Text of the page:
With the untimely demise of Dr Dina Bangdel on July 25, 2017 the world lost an outstanding art historian specialising in traditional Himalayan and modern and contemporary South Asian art. For her home country Nepal, it meant an irreparable loss, for there is no one who can replace her breadth of knowledge and depth of commitment to the cause of Nepali art in all its many forms and styles.
At the time of her death, Dr Bangdel was facilitating the restoration, exhibition and restitution of a selection of heritage art and architectural pieces that had been transported out of Nepal over the past century and now lie scattered across the world’s museums and private collections. She was doing so with the help of the Guimet Museum, Paris (also known as the Musée National des arts asiatiques – Guimet, which has the largest collection of Asiatic art outside of Asia), and the French Government. This in itself speaks for the immense debt that we owe her, and her late father, the Modernist Lain Singh Bangdel, whose Inventory of Stone Sculptures of the Kathmandu Valley (1995) she wrote the introduction to. Dr Bangdel was also in the process of organising an exhibition in Paris that would bring together her father’s artworks against the background of his Parisian days in the 1950s.
No artist of repute in Nepal, either immersed in the practice of the traditional Newari ‘paubha’, repoussé art, or cutting edge contemporary, remained untouched by her nurturing or support in one way or another. In association with the Nepal Art Council, Dr Bangdel led Nepal’s first significant forays into the South Asian art fair scene. The position she held at the time of her death, Director of Program in Art History at the Virginia Commonwealth University’s campus in Doha, Qatar, allowed her the leeway to travel the world and bring the benefits of this exposure to not only VCU Qatar and VCU Richmond, but also her home country.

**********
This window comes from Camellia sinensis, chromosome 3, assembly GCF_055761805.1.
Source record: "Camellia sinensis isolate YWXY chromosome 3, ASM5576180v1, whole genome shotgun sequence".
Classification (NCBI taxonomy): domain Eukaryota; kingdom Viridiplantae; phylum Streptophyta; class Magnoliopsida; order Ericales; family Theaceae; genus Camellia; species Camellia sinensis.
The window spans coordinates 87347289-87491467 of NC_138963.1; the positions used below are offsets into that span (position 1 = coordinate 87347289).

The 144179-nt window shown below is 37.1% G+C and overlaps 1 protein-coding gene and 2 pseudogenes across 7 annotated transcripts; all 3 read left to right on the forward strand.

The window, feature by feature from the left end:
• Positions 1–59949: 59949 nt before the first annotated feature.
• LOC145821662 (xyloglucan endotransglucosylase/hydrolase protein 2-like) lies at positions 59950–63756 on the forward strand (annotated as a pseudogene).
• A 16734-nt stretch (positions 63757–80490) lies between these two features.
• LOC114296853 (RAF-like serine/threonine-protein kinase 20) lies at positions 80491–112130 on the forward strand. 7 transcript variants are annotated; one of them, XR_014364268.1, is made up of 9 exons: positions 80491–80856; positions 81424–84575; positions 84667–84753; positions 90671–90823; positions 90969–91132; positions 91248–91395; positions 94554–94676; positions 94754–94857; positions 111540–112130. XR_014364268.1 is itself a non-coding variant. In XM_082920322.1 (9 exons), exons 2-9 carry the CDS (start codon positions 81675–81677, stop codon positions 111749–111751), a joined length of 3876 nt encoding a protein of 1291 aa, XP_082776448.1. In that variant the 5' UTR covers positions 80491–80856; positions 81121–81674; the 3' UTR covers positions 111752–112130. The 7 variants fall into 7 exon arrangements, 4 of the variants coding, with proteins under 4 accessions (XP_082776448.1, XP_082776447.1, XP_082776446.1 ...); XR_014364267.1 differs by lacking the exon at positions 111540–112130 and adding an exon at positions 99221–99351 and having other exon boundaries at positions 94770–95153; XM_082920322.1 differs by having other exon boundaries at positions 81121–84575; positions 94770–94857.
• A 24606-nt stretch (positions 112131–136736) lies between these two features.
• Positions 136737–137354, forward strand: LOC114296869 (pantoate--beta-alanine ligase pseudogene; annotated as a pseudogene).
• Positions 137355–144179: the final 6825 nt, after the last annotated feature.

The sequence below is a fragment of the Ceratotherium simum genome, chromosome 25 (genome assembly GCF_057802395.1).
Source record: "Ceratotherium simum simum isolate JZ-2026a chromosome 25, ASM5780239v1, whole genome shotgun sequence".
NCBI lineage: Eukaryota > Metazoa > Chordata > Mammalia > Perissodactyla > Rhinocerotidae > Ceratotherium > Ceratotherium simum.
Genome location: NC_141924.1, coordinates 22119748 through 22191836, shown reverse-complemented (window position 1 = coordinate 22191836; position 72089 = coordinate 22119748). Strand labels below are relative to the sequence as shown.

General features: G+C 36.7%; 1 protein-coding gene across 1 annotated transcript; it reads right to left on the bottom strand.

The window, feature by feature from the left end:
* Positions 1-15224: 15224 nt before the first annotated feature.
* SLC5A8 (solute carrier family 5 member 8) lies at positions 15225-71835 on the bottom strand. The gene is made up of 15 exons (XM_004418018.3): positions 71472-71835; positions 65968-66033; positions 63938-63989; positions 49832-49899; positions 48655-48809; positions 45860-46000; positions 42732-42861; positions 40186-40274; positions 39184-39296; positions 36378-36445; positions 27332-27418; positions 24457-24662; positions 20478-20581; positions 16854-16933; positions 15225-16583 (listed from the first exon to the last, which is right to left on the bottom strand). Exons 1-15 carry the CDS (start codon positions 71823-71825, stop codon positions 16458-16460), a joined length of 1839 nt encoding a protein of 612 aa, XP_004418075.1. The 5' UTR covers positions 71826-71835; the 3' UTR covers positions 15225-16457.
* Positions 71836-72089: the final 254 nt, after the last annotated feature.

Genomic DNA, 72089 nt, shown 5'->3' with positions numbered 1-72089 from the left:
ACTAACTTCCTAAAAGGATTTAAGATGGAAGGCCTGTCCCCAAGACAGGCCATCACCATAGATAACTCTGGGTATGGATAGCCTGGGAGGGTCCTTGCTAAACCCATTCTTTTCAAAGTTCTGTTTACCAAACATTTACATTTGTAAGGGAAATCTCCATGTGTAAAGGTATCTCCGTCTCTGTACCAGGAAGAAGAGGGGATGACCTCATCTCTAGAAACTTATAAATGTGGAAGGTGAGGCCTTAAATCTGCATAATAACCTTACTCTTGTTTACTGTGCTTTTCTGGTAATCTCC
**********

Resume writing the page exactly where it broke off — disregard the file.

Dr Bangdel trained with some of the best in art history, receiving her B.A. in the History of Art at Bryn Mawr College in 1989 and her Master’s in South Asian Studies from the University of Wisconsin-Madison in 1991. She went on to teach in the art history departments of Ohio Wesleyan University, Western Michigan University, Ohio State University and finally Virginia Commonwealth University. Her PhD dissertation, which she conducted under the supervision of the renowned Himalayan and Buddhist studies experts John C. Huntington and Susan L. Huntington at Ohio State University in 1999, was seminal. Titled ‘Manifesting the Mandala: A Study of the Core Iconographic Program of Newar Buddhist Monasteries in Nepal’, it has been hailed as a rare unveiling of Newar Buddhism for a lay understanding. Importantly, Dr Bangdel articulated arguments to rehabilitate Newar Buddhism’s lost glory as a unique tradition. She drew attention to the extraordinary flowering of culture around the practice, over centuries and to this day, that gives Newari art its unparalleled status in South Asia. She produced numerous books, articles, presentations over the course of her all-too-brief career; curated pathbreaking shows, including the acclaimed ‘Circle of Bliss’; co-edited the very relevant and voluminous Pilgrimage and Faith: Buddhism, Christianity and Islam, and gave talks that helped reshape the world’s perception of Nepal’s traditional, modern and contemporary art practices. With equal ease, she swung between the two diverse worlds of traditional Himalayan and razor-sharp contemporaneity, even to the level of simultaneously guiding PhD students across Buddhist traditions and Asian contemporary legends.
Capturing Dina Bangdel in a nutshell is an impossibility. Kathmandu must now look back and be grateful to time for it was here that she worked on her last exhibition, between multiple surgeries. As part of a collaborative project for the Kathmandu Triennale in March 2017, she brought together an extraordinary body of work from Nepali and Qatar-based artists on the theme of migration, labour and identity.
Dr Bangdel is survived by her husband and two sons.